Girls of the Road (1940)

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Girls of the Road (1940) Poster

A story of the great-depression era about women hobos, tramps, job-seekers, fugitives and runaways running from or toward something as they hitch-hiked their way across the United States, ... See full summary »


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6 March 2010 | MartinHafer
| "Gosh, Daddy, I know about homelessness...I tried it for a couple days and it wasn't much fun at all"....
In many ways, this film reminds me of the 1933 film "Wild Boys of the Road"--which is about homeless teens who wander about the country (often in vain) looking for work and a square meal. This film is about homeless ladies who are in similar circumstances. How serious this problem was is uncertain (it's not like they kept statistics on this), but the movie seems earnest--and amazingly naive.

The film begins with a commission reporting to the Governor about the plight of wandering homeless ladies. The Governor is moved and wants to do something but is uncertain if anything can be done about the problem. However, his secretary (Ann Dvorak--who also happens to be his daughter in the film) decides to investigate herself by hitting the road and posing as a homeless woman. This is an insanely naive and rather offensive notion--especially when she could be raped or otherwise exploited and the idea of a rich girl "slumming it" is a tad silly. In fact, in one of the first scenes, this nearly happens (in a sanitized 1940 manner) as a man isn't about to take 'no' for an answer after he picks up Ann.

Ultimately, after spending time getting arrested for vagrancy, being hassled by cops, jumping trains, getting robbed and the rest in this 'dog eat dog world', Ann returns home to report to Daddy about the life of girl hobos. My quote in the summary, while not exactly what she said isn't that far from it! And, naturally, it all had a happy ending.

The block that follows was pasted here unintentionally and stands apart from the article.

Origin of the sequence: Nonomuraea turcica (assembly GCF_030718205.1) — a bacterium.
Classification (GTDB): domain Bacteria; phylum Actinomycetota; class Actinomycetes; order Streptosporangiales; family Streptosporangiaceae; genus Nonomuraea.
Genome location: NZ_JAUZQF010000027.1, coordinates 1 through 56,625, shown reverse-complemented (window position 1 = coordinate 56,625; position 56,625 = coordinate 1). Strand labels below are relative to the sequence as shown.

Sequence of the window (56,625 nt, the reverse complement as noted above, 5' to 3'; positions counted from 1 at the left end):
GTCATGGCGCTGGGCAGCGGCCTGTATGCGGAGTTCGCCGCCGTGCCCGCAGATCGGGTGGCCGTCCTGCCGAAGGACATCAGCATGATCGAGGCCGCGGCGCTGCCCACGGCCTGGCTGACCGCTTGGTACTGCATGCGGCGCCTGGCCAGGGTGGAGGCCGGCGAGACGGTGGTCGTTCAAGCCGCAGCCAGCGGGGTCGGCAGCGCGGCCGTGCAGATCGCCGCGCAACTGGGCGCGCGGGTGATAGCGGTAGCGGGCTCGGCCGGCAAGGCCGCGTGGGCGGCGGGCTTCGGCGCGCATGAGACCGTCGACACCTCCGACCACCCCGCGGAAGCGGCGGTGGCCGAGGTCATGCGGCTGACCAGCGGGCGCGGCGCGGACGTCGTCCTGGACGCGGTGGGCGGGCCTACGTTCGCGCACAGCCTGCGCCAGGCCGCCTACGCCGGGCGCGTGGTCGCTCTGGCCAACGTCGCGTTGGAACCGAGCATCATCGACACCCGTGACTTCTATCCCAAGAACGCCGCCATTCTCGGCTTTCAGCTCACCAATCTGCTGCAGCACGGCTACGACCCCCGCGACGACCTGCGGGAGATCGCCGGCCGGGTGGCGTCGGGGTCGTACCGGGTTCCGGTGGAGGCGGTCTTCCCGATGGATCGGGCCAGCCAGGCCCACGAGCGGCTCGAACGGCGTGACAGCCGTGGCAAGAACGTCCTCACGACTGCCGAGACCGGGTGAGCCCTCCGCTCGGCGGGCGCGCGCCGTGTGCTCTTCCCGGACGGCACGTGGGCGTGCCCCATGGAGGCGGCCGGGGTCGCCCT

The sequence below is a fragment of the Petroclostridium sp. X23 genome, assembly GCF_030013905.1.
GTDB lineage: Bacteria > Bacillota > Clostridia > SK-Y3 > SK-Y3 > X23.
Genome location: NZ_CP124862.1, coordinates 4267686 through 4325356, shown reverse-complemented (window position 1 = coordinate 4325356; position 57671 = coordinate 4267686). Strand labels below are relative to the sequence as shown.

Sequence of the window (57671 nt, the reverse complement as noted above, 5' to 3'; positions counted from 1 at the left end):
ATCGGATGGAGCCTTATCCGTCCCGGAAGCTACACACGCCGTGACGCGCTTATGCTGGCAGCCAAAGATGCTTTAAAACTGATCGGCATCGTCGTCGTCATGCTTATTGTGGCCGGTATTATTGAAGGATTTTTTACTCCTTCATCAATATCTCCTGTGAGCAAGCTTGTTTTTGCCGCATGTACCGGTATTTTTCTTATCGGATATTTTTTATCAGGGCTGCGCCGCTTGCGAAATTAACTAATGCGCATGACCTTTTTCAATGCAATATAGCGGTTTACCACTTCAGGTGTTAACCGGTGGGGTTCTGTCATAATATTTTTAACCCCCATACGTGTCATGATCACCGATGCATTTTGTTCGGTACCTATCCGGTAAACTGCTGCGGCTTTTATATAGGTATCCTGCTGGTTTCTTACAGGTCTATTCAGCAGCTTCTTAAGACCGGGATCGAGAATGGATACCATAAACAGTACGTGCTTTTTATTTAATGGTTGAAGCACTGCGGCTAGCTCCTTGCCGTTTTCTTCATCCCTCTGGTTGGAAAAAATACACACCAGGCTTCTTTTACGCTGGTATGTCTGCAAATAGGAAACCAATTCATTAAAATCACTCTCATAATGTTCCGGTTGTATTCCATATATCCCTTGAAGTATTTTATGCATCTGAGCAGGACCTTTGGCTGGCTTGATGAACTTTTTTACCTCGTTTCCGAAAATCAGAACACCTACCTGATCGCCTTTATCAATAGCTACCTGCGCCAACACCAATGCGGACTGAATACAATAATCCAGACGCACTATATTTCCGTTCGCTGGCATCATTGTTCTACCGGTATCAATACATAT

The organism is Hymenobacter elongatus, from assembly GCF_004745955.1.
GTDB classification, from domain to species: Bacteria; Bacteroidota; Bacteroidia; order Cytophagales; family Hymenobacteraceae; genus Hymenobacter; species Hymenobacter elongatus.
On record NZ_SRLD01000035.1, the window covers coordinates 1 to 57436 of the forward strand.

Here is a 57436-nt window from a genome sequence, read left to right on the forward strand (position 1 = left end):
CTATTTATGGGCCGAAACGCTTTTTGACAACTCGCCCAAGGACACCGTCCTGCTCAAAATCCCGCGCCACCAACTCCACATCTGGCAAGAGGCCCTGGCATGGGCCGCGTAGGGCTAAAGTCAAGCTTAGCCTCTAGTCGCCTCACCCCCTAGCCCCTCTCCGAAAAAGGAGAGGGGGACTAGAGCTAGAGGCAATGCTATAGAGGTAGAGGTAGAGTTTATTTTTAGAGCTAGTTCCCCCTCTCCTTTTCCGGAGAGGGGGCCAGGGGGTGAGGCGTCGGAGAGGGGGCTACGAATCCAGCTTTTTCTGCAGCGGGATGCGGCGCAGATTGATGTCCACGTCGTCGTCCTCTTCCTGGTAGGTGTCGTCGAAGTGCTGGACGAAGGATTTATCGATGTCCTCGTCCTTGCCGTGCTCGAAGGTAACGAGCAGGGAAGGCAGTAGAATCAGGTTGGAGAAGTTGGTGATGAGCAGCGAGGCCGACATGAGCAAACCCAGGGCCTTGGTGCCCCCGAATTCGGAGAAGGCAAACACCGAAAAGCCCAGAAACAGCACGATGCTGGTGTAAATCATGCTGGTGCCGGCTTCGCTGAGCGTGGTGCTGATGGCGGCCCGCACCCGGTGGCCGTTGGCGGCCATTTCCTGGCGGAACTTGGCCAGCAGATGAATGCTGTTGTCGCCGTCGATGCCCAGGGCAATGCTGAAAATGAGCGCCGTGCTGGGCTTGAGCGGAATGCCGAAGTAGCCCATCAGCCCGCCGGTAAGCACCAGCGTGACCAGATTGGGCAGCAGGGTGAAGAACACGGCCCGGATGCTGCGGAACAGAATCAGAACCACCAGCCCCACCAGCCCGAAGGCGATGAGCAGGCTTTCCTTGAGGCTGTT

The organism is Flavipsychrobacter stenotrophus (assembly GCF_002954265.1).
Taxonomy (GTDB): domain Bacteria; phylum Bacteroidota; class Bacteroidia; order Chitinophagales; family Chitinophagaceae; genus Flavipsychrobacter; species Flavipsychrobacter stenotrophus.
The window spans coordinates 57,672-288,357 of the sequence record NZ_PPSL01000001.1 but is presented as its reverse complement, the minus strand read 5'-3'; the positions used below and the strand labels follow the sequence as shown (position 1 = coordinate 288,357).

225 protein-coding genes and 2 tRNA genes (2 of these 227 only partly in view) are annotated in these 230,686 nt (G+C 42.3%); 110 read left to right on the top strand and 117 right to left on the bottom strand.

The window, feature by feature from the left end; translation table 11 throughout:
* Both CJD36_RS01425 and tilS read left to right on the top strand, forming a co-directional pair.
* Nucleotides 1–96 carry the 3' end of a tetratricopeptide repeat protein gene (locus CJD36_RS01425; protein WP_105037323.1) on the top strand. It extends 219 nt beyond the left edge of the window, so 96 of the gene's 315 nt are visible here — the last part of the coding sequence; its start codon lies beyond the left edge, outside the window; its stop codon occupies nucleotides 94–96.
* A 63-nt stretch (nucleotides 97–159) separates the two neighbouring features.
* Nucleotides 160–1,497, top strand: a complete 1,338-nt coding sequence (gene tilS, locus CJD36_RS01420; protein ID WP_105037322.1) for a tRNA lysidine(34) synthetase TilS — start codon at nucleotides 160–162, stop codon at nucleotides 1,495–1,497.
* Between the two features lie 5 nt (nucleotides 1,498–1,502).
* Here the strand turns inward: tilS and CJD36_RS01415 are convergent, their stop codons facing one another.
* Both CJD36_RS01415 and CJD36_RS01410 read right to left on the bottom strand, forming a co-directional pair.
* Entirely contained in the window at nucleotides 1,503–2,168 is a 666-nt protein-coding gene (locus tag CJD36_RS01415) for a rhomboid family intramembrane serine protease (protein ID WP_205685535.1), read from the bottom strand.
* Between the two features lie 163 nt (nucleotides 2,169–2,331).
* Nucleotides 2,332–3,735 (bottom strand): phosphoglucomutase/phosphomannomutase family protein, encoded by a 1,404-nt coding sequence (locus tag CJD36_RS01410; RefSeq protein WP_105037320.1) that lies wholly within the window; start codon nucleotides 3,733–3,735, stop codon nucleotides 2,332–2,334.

To me, this film seemed rather fake. All the ladies looked really they'd forgotten to put on the morning makeup and had gone a whole week without going to the beauty parlor! The most egregious of these was Dvorak--who looked like she was dressed for publicity photos of "her life when she has a day off". The ladies' "down and out" looks just seemed like Hollywood's sanitized version of the life of a homeless woman--the type that wouldn't feel particularly threatening to most in the audience. Compare this sort of film with a REAL film about social ills of the 1930s (such as "I Was A Fugitive From A Chain Gang") and this one comes up wanting. Perhaps well-intentioned and the acting wasn't bad, but it was fake from start to finish.

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Release Date:

24 July 1940



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